Among those who have praised Greed over the years are Sergei Eisenstein, Joseph von Sternberg who said, “We were all influenced by Greed”; Jean Renoir who called it “the film of films”; and Ernst Lubitsch who called von Stroheim “the only true ‘novelist'” in films. More recently Guillermo del Toro called it “a perfect reflection of the anxiety permeating the passage into the 20th century and the absolute dehumanization that was to come.” And Norbert Pfaffenbichler has said that “the last shot of the movie is unforgettable.” Jonathan Rosenbaum has stated that Greed was a major influence on the style and content of many films. He has also asserted that Orson Welles’ use of satirical caricatures in all of his films is in “the spirit of von Stroheim.”
von Stroheim’s shots filming the sun predated Akira Kurosawa’s better-known uses of the technique in Rashomon (1950). The other shots of the film have been adapted in King Vidor’s The Crowd, Jean Renoir’s Le Crime de Monsieur Lange, Orson Welles’s The Magnificent Ambersons, Howard Hawk’s to Have and Have not and Michelangelo Antonioni’s L’Avventura. In addition, certain plot elements or characters in Greed have been adapted by John Huston’s The Treasure of Sierral Madre (1948), Alfred Hitchcock’s Rear Window (1954), Clause Chabrol’s Les Bonnes Femmes (1960) and Elaine May’s Mikey and Nicky (1975). Greed has also influenced the methods in which novels are adapted into films and filmmakers such as Welles and Huston have followed von Stroheim’s example by re-arranging the plot and adding new scenes to their films while still remaining faithful to the intentions of the original novels. The 1994 Joanathan Lynn film Greedy pays tribute to the film by giving the main characters the last name McTeague.
In closing remarks “Greed” by von Stroheim is a story of not only greed about money and gold that later on portrayed in many future films and stories, but about “possession”. McTeague first possesses Trina from her boyfriend, then Trina possesses the winning money in the form of gold coins obsessively. The greed and possession completes “intolerance” of D.W.Griffith’s ideology of the cause of crime, murder, injustice and wars, that he showed well in his movies “The birth of a Nation” and “Intolerance” and a few years later, his student, von Stroheim put well on screen in “Greed”. von Stroheim like Griffith became a subject of intolerance and injustice by Hollywood and after this great film, was stripped off his directorial power, so he had to emigrate to France where he was more respected and recognized. The story of Griffith, Chaplin (who only for the popularity and power of the viewers all over the world who throw money at the greedy Hollywood, could own the control of his films and not being run by the Hollywood studios, though later on he was also thrown out of America with the label of communism) and von Stroheim is the story of true artists fighting for the true art against profit and commercial seekers of Hollywood. Therefore these great artists are not only great for their works of art, but for their ideas and concepts that they fought for, that is very rare at least in the history of cinema, specially in America. Like many other instances in history and in other fields, though Hollywood killed and destroyed the “Greed” and kicked von Stroheim out of the United States, they could not kill and destroy his ideas as they could not do so earlier to his predecessors, D.W.Griffith and Charlie Chaplin. Now 92 years later, this great work one more time, will be redefined based on the following criteria:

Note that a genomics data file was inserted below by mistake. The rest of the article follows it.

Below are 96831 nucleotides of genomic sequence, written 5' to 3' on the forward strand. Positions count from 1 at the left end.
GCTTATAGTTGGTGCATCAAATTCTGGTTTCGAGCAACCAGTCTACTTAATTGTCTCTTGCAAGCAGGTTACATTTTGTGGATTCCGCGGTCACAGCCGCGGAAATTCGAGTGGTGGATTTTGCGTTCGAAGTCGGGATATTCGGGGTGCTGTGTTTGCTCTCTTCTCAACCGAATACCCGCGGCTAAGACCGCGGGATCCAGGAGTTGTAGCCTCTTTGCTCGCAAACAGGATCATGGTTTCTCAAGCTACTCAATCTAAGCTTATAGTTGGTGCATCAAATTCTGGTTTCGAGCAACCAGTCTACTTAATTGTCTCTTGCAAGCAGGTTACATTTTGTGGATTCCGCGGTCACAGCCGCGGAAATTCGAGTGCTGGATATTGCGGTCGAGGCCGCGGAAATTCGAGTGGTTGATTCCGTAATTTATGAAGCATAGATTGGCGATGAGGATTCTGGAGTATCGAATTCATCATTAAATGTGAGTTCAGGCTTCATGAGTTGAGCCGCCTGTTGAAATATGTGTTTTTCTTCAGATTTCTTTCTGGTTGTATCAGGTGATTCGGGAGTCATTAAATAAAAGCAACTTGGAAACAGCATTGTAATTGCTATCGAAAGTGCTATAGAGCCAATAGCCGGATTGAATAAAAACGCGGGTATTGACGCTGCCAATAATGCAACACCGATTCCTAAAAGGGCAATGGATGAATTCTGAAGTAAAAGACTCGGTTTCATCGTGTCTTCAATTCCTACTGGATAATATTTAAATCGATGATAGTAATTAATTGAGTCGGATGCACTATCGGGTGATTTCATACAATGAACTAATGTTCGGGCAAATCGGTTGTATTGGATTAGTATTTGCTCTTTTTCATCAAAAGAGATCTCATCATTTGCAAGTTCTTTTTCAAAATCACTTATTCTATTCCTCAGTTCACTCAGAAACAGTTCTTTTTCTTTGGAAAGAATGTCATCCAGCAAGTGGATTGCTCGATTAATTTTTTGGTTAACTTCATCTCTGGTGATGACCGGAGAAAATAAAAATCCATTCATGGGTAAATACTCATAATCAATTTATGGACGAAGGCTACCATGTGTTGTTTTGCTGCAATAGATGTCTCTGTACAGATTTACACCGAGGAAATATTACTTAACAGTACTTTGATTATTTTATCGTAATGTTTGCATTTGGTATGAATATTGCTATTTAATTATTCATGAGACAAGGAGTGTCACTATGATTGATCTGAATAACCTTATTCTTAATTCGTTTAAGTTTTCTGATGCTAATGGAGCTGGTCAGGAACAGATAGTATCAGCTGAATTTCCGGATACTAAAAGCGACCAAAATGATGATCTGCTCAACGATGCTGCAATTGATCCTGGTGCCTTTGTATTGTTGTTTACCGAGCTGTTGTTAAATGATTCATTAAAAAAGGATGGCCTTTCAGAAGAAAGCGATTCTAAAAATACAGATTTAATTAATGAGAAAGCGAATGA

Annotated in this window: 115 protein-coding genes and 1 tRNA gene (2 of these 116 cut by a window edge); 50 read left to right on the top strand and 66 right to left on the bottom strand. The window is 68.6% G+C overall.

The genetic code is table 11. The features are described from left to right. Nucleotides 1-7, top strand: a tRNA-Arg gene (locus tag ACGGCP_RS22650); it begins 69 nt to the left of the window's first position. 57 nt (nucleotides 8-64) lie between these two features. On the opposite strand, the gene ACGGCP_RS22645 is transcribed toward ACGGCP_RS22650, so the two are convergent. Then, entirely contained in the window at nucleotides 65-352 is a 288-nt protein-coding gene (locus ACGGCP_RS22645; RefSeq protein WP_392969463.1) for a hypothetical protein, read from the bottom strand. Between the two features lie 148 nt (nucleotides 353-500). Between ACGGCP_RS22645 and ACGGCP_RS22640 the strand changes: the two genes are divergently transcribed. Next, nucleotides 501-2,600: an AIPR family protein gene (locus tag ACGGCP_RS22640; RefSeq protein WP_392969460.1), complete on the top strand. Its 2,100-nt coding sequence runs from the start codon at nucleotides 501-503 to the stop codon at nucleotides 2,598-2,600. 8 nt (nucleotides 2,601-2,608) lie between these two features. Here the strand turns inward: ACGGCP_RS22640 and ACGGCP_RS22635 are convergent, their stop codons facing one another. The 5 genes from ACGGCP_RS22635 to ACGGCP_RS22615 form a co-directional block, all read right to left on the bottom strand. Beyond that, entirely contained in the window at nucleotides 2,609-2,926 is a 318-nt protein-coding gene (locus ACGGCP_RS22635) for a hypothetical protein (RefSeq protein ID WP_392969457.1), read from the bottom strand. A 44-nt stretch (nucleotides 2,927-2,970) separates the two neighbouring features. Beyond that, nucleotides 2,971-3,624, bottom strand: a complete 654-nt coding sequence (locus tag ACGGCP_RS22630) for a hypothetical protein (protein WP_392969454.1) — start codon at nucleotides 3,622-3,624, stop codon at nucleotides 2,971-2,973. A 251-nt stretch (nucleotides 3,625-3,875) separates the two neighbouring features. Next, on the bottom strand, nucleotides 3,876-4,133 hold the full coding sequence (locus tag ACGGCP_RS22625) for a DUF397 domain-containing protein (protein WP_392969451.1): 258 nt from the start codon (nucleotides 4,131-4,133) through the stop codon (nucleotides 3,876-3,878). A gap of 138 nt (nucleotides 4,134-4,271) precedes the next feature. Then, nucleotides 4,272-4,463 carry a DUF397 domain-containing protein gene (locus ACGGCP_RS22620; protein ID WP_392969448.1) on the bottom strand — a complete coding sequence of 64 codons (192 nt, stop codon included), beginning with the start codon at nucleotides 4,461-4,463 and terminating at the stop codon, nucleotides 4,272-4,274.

- Originality: “Greed” is original in the subject of story content, its multiple innovative cinematographic and editing techniques, in its ever rare length and detail, and above all in the originality and rarity of its creator, who as an original actor, evolves to a great filmmaker of all time. von Stroheim in fact becomes a hero and role model for many actors to follow his foot step to dare to make films in the future such as Warren Beatty, Robert Redford, Mel Gibson, Kevin Costner and Clint Eastwood to name a few.
- Technicality: The technicality of “Greed”, as somewhat mentioned above, is in its shot in the location for the first time in Hollywood, its creative cinematography, deep focus close ups, different angels shots, specially top-down and bottom-up, hand-tinting the film prints of the gold coins, and the whole final scene in Dead Valley that will become an archetype to teach in the film schools and to adapt in many future films even by the great filmmakers, such as Kurosawa and John Huston who did not mind to adapt or perhaps revive the memory of this great original film and his creator, von Stroheim.
- Impact Factor: “Greed” has been adapted in the subject story in many money or gold seeking films of different genres, from “Gold Rush” of Chaplin to “The Treasure of Sierra Madre” of John Huston to many war movies that the subject of the story if not clearly money or gold, but is “possession”! Greed has also had great influence on the future films, not only in the subject story but its technicality and concept, from “Citizen Kane” of Orson Wells, in regard with the subject content and its deep-focus, and bottom-up close ups to any future films of any fight in the desert that revives the memory of this original film, like a flashback.
- Survival: “Greed” and his creator von Stroheim if not survived or appreciated at the time, like many great works and creators of many fields, have been both recognized greatly though not sufficiently in later years, as “Greed” has been and is on some list of great film of all time. As it has been discussed above, “Greed” has also survived in the content subject and technicality and for the resistance of his maker against commerciality and profit making. The film also and still could be enjoyed by many after 92 years.